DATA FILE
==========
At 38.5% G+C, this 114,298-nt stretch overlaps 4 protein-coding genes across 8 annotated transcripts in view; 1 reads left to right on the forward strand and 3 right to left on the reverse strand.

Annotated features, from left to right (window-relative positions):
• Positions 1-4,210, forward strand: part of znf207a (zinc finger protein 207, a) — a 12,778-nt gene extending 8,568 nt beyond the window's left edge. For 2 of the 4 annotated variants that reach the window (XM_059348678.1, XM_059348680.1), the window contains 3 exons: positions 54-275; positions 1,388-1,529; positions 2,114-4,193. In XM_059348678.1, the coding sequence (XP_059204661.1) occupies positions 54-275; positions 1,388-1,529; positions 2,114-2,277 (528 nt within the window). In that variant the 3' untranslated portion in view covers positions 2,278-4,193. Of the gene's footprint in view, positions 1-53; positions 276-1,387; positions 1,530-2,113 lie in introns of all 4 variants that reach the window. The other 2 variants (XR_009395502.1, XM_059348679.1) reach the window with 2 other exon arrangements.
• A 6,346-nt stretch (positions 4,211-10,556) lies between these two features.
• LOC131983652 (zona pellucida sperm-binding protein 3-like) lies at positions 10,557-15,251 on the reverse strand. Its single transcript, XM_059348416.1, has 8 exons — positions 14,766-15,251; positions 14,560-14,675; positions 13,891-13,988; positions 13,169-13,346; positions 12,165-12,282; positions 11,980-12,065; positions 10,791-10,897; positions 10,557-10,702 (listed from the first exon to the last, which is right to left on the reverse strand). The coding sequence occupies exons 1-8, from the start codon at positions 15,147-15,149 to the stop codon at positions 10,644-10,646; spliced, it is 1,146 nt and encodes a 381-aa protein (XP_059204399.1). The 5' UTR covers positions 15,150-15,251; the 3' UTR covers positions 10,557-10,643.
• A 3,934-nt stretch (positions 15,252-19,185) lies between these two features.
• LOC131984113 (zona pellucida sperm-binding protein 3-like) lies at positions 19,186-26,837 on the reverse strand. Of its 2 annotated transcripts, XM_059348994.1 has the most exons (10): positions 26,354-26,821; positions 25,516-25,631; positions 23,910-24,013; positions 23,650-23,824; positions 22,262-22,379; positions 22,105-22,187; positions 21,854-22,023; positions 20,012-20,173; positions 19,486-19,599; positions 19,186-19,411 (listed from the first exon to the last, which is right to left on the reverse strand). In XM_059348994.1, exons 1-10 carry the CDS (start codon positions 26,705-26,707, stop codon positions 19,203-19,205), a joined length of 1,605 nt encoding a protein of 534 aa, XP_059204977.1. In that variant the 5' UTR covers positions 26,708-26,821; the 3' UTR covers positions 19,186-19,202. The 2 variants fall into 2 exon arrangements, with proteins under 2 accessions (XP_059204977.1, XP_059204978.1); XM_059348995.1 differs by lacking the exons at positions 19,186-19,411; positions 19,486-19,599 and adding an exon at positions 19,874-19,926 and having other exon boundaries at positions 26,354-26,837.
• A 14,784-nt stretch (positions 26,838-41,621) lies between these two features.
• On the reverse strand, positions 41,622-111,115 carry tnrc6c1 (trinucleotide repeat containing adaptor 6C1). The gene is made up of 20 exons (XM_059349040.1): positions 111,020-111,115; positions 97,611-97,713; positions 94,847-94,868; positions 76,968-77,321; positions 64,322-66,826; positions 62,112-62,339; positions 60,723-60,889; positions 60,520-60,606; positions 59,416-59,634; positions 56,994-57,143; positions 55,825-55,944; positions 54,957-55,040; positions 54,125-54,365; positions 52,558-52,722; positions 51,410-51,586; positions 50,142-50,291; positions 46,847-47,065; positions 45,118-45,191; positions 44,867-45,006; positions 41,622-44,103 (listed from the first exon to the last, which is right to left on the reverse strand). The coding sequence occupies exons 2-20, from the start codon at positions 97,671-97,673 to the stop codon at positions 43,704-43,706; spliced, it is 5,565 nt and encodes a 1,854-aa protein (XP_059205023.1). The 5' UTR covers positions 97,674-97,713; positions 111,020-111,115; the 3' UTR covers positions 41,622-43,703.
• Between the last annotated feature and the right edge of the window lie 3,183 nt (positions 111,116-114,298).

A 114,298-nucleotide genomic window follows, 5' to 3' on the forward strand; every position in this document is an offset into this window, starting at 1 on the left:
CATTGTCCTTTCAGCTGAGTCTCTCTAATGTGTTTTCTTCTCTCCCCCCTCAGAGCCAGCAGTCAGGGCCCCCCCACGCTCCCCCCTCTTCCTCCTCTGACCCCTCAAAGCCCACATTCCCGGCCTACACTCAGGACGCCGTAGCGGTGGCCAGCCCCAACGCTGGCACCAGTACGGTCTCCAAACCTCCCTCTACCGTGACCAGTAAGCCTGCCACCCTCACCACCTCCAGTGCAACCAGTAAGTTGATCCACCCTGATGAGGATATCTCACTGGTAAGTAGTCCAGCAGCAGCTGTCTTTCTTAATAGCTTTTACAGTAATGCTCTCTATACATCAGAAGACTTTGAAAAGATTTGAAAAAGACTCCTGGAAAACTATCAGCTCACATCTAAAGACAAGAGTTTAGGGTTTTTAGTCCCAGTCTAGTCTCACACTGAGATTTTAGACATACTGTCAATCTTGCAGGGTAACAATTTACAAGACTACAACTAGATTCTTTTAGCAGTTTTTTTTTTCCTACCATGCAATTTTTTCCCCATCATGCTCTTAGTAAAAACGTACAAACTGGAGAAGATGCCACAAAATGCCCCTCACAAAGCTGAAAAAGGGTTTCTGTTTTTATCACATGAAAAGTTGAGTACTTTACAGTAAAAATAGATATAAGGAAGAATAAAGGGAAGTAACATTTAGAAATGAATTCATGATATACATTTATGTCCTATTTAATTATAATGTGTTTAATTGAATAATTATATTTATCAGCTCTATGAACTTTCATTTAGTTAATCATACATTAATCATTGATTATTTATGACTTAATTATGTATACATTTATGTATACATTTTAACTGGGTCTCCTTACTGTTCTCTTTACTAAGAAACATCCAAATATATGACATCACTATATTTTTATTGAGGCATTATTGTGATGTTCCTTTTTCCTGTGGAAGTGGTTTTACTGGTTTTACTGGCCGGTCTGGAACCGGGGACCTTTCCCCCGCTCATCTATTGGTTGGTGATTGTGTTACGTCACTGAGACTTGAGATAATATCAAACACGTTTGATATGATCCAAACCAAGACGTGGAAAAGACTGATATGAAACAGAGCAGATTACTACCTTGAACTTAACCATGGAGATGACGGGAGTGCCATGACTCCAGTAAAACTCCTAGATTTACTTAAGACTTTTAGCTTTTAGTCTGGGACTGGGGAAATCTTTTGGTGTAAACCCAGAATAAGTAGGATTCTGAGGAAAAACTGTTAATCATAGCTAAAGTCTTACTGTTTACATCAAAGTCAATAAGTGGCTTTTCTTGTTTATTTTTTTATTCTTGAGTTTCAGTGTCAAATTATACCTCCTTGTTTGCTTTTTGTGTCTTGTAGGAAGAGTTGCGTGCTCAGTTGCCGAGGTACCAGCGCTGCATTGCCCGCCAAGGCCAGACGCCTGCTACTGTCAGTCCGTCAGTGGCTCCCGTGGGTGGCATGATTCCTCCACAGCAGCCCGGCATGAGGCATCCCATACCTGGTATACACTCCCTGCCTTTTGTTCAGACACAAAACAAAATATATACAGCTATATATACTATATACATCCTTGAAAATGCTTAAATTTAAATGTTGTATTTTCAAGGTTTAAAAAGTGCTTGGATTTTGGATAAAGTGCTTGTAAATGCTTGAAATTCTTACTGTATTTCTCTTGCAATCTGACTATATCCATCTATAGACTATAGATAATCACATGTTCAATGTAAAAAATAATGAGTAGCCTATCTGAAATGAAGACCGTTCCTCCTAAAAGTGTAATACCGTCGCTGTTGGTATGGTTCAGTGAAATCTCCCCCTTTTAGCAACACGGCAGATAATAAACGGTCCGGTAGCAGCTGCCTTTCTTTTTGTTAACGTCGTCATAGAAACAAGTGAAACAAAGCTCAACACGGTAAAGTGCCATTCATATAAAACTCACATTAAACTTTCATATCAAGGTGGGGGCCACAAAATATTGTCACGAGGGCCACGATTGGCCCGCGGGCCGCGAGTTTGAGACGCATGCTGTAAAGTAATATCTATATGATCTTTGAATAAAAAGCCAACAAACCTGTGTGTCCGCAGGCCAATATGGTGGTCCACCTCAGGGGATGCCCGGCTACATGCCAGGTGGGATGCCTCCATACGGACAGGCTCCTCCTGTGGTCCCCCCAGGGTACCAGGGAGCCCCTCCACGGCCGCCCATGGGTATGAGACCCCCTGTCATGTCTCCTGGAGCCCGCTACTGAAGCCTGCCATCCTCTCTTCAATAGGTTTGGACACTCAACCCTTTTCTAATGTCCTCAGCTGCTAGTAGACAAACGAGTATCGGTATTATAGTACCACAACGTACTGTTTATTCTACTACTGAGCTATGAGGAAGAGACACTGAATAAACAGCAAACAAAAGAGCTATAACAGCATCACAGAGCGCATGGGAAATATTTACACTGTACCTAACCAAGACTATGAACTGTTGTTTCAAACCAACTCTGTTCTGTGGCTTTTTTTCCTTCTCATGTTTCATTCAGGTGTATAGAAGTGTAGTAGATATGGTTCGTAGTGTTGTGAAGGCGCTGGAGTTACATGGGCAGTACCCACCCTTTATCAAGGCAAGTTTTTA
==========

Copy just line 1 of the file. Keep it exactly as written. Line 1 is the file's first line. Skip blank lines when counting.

At 38.5% G+C, this 114,298-nt stretch overlaps 4 protein-coding genes across 8 annotated transcripts in view; 1 reads left to right on the forward strand and 3 right to left on the reverse strand.